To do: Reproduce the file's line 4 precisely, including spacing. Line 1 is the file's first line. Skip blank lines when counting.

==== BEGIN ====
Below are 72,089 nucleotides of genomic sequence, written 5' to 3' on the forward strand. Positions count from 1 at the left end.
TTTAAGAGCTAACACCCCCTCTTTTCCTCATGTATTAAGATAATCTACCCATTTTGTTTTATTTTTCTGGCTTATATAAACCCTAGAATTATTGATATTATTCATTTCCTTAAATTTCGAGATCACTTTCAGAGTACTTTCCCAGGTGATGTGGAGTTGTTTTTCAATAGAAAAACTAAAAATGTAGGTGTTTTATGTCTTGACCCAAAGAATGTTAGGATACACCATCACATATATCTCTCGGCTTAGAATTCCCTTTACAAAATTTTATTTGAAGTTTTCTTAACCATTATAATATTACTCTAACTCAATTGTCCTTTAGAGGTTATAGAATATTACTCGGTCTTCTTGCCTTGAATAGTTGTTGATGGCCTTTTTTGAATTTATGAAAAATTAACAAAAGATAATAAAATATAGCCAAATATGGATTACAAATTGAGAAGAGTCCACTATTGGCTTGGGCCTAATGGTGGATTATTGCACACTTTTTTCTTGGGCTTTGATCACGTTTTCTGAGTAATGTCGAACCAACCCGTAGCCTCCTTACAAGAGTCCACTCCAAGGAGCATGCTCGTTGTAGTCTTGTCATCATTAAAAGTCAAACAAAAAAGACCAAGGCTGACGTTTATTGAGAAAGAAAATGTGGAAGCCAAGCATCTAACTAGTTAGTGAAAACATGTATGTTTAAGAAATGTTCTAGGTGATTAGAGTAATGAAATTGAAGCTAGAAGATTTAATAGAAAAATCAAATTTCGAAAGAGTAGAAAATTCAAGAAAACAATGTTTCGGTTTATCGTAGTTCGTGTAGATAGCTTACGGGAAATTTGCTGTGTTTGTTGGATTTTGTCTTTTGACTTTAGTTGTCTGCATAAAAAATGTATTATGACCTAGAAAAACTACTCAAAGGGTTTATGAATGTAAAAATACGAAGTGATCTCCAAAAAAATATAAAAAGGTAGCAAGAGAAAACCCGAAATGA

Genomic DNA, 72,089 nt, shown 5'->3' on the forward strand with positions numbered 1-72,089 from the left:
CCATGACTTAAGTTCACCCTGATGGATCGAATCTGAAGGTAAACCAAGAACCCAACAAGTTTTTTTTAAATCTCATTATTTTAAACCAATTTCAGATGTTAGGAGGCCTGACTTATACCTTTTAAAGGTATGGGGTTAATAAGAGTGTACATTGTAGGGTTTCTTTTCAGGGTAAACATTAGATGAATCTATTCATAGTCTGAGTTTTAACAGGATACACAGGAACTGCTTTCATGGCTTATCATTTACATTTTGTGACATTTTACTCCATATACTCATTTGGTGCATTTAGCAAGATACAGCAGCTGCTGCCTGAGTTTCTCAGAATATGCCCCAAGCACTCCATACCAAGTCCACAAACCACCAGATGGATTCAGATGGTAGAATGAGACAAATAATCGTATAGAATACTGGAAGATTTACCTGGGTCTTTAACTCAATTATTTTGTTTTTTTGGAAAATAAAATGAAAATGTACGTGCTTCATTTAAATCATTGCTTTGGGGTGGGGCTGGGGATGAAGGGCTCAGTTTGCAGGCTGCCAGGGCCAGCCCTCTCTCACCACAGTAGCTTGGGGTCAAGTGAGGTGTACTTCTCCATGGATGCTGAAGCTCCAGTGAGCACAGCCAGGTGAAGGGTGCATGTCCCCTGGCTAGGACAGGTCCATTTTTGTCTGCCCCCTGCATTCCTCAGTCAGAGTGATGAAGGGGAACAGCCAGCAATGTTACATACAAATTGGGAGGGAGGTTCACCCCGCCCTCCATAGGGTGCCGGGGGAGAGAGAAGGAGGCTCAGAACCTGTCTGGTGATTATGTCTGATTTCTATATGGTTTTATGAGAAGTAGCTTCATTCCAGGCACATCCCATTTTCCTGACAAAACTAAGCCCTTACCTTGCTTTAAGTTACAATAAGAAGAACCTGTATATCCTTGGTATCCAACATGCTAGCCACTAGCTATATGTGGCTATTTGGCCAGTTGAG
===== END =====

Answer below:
CCATGACTTAAGTTCACCCTGATGGATCGAATCTGAAGGTAAACCAAGAACCCAACAAGTTTTTTTTAAATCTCATTATTTTAAACCAATTTCAGATGTTAGGAGGCCTGACTTATACCTTTTAAAGGTATGGGGTTAATAAGAGTGTACATTGTAGGGTTTCTTTTCAGGGTAAACATTAGATGAATCTATTCATAGTCTGAGTTTTAACAGGATACACAGGAACTGCTTTCATGGCTTATCATTTACATTTTGTGACATTTTACTCCATATACTCATTTGGTGCATTTAGCAAGATACAGCAGCTGCTGCCTGAGTTTCTCAGAATATGCCCCAAGCACTCCATACCAAGTCCACAAACCACCAGATGGATTCAGATGGTAGAATGAGACAAATAATCGTATAGAATACTGGAAGATTTACCTGGGTCTTTAACTCAATTATTTTGTTTTTTTGGAAAATAAAATGAAAATGTACGTGCTTCATTTAAATCATTGCTTTGGGGTGGGGCTGGGGATGAAGGGCTCAGTTTGCAGGCTGCCAGGGCCAGCCCTCTCTCACCACAGTAGCTTGGGGTCAAGTGAGGTGTACTTCTCCATGGATGCTGAAGCTCCAGTGAGCACAGCCAGGTGAAGGGTGCATGTCCCCTGGCTAGGACAGGTCCATTTTTGTCTGCCCCCTGCATTCCTCAGTCAGAGTGATGAAGGGGAACAGCCAGCAATGTTACATACAAATTGGGAGGGAGGTTCACCCCGCCCTCCATAGGGTGCCGGGGGAGAGAGAAGGAGGCTCAGAACCTGTCTGGTGATTATGTCTGATTTCTATATGGTTTTATGAGAAGTAGCTTCATTCCAGGCACATCCCATTTTCCTGACAAAACTAAGCCCTTACCTTGCTTTAAGTTACAATAAGAAGAACCTGTATATCCTTGGTATCCAACATGCTAGCCACTAGCTATATGTGGCTATTTGGCCAGTTGAG